Worry not business owners! The concern around instant search is unfounded as Google’s core system will remain unchanged. The fact is, if someone is really looking for ‘lubricated widgets Wales’ then the chances are that they will still make it to your site eventually – your hard earned search engine ranking will still perform the same. Once people get used to the interface it may even increase your visitors as people can see their results as they type, they may get closer to your site even quicker. For example, say someone was looking for ‘lubricated widgets South of England’ and could see that the resulting companies were nowhere near where they needed those businesses to be. In the past they may have just accepted the results for their initial search. But now with Instant Search, users will be more inclined to back up and try another term, such as ‘Wales’, to try and get closer to what they want.

While it won’t hurt to also optimise for shorter terms, it may well be unnecessary in the long run, as it is conversions and not impressions that really count. Just make sure that your payment service provider is equipped to handle your massive influx of profit all you Welsh widget sellers.

While Google’s Instant Search may feel like a big concern for online business owners, it really shouldn’t be. As long as you have well selected keyphrases and great content, products and services you should have nothing to worry about.

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Writing Ad Text for Google AdWords

Friday, April 23rd, 2010

In the previous blog post we continued our look at Google AdWords. We looked briefly at the subject of keywords and how they were pivotal to the success of your pay per click campaign and how selecting keywords that suit your business is an essential step.

This time we will be looking at the concept of ad text and how using it effectively can have a dramatic effect on the effectiveness of your campaign. You wouldn’t believe the seemingly small changes that you can make to ad text to improve the ads success.

One of the primary tips that people are given about ad text is to try if possible to use your keywords in the top line of the text. This is good for potential customers to see when they search – the text that they just searched for (as it is the keyword that triggered the ad) is shown back to the user. This increases the likelihood of them clicking on your advert. In addition this text will show in bold when the customer searches for it, further drawing attention to your advert.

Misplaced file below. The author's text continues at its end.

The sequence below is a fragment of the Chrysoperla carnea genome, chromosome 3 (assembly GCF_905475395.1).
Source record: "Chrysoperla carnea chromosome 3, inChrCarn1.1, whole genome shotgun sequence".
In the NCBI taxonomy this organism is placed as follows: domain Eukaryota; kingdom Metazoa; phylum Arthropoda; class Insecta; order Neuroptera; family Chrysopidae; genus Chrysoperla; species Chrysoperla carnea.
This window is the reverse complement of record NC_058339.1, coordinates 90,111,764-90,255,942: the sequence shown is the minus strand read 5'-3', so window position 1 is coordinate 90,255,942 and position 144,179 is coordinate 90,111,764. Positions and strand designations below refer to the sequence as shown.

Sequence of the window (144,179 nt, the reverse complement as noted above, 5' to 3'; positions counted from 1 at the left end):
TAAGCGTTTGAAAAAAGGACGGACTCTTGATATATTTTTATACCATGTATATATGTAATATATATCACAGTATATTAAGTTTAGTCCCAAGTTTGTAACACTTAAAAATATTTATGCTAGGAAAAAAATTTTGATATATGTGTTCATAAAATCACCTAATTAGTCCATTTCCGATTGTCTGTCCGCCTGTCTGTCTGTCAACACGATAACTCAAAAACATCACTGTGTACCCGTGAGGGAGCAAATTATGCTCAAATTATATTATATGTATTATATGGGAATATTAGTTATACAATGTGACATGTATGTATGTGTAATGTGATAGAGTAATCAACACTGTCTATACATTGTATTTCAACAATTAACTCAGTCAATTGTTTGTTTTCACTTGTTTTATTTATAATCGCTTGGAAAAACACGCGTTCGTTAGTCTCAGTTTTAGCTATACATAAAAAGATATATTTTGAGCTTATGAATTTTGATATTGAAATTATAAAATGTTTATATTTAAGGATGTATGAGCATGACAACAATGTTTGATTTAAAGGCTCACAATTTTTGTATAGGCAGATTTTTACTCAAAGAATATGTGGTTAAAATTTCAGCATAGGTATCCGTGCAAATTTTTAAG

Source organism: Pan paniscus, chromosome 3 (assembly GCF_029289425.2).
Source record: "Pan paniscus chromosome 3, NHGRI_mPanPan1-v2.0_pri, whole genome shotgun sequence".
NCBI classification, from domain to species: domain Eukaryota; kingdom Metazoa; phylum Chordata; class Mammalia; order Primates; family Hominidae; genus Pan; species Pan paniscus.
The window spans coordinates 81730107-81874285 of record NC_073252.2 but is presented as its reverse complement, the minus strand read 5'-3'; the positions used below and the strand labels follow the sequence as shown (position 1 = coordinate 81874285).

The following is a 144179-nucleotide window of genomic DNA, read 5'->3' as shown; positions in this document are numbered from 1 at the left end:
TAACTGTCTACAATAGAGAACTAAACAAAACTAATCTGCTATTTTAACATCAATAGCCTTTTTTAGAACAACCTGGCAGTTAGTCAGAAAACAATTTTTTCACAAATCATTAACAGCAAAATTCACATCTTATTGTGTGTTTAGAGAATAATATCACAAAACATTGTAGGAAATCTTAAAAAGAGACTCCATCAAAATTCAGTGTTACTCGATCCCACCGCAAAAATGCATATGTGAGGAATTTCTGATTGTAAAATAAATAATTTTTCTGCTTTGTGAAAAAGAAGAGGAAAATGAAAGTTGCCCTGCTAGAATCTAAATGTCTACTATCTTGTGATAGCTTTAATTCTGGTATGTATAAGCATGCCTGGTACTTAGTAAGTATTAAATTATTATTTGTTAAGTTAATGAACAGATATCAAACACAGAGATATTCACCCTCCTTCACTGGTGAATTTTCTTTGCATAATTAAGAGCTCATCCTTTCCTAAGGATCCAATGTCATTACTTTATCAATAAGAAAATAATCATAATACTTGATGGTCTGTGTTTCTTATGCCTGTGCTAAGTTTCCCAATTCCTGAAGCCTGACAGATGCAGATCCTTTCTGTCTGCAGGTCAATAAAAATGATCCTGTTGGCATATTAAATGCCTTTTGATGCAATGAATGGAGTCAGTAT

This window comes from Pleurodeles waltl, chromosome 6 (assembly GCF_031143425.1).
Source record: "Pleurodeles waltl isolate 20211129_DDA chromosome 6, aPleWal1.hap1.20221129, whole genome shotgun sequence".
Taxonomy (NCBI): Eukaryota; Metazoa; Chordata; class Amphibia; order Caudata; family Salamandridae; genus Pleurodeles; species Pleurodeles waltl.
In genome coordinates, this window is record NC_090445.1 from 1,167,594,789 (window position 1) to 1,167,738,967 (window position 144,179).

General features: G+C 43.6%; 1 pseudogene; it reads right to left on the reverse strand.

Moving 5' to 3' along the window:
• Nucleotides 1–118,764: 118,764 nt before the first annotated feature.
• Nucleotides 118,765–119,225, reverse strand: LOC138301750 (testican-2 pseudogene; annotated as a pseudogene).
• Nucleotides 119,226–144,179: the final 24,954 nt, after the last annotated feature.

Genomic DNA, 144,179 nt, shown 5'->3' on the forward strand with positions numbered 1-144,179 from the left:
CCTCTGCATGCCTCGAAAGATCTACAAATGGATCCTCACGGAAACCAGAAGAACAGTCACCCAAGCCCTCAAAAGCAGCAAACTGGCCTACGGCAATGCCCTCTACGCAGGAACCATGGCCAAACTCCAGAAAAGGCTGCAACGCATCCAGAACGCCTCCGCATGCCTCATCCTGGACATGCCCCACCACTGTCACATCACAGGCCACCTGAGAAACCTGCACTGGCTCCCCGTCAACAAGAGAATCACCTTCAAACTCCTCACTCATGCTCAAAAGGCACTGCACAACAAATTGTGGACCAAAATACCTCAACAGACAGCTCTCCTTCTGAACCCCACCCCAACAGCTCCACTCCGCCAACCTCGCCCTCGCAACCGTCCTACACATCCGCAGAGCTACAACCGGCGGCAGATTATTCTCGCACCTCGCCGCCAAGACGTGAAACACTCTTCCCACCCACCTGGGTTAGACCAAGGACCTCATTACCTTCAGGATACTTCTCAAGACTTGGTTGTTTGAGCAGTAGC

The second line can be good place to really hook the viewer by mentioning some great selling point or reason for them to shop or click on your site. For sites selling directly to consumers this could be a promise of cheaper prices such as a percentage offer deal, or perhaps trying to temp the customer with a free postage offer. Either way the text should try and create a compelling reason for the viewer to click your advert.

The third line is normally a ‘call to action’, an authoritative instruction for the user to follow. An example of this might be “Don’t delay, order today!” Google AdWords won’t allow every type of ‘call to action’ though, text telling the user to “click here” will fail the ad text quality checking.

The final two lines relate to the URLs associated with the ad. The first is the display URL, it is the link that the viewer will see at the bottom of the ad. Depending on how lengthy your text for the rest of your ad has worked out it can be useful to include a shortened URL – without the ‘www’ or full directory path. The last line is the actual landing page URL, the ad viewer won’t see this link so its aesthetics don’t matter. It should however, always be pointed at the most relevant page on your site.

Martin Able is a web retail specialist working with payment gateways and cheque processing for ecommerce websites.

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Key Tips for Keywords in AdWords

Wednesday, April 21st, 2010